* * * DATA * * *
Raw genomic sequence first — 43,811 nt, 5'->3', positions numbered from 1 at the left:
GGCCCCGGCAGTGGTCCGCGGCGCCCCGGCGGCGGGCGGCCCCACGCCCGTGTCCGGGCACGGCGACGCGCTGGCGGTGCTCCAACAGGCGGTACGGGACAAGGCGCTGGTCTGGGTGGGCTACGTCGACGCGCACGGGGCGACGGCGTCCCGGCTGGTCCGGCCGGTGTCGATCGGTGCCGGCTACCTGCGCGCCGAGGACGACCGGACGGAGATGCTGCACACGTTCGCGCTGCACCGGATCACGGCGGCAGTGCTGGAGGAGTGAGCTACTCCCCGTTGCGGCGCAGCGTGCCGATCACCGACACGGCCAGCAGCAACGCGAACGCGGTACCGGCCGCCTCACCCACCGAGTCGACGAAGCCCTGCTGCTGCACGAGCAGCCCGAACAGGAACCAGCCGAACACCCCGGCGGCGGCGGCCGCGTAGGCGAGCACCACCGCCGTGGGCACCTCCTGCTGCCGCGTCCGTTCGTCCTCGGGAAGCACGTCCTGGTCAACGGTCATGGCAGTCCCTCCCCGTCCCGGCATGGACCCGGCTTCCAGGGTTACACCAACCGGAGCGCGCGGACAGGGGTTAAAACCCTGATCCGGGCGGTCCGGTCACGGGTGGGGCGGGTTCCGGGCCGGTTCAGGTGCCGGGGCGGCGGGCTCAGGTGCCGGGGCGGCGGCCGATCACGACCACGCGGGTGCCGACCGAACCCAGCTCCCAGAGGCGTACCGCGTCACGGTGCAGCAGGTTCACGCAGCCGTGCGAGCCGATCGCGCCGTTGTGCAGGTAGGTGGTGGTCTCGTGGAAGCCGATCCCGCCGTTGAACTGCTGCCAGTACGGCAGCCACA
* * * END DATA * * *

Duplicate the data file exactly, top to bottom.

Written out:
Raw genomic sequence first — 43,811 nt, 5'->3', positions numbered from 1 at the left:
GGCCCCGGCAGTGGTCCGCGGCGCCCCGGCGGCGGGCGGCCCCACGCCCGTGTCCGGGCACGGCGACGCGCTGGCGGTGCTCCAACAGGCGGTACGGGACAAGGCGCTGGTCTGGGTGGGCTACGTCGACGCGCACGGGGCGACGGCGTCCCGGCTGGTCCGGCCGGTGTCGATCGGTGCCGGCTACCTGCGCGCCGAGGACGACCGGACGGAGATGCTGCACACGTTCGCGCTGCACCGGATCACGGCGGCAGTGCTGGAGGAGTGAGCTACTCCCCGTTGCGGCGCAGCGTGCCGATCACCGACACGGCCAGCAGCAACGCGAACGCGGTACCGGCCGCCTCACCCACCGAGTCGACGAAGCCCTGCTGCTGCACGAGCAGCCCGAACAGGAACCAGCCGAACACCCCGGCGGCGGCGGCCGCGTAGGCGAGCACCACCGCCGTGGGCACCTCCTGCTGCCGCGTCCGTTCGTCCTCGGGAAGCACGTCCTGGTCAACGGTCATGGCAGTCCCTCCCCGTCCCGGCATGGACCCGGCTTCCAGGGTTACACCAACCGGAGCGCGCGGACAGGGGTTAAAACCCTGATCCGGGCGGTCCGGTCACGGGTGGGGCGGGTTCCGGGCCGGTTCAGGTGCCGGGGCGGCGGGCTCAGGTGCCGGGGCGGCGGCCGATCACGACCACGCGGGTGCCGACCGAACCCAGCTCCCAGAGGCGTACCGCGTCACGGTGCAGCAGGTTCACGCAGCCGTGCGAGCCGATCGCGCCGTTGTGCAGGTAGGTGGTGGTCTCGTGGAAGCCGATCCCGCCGTTGAACTGCTGCCAGTACGGCAGCCACA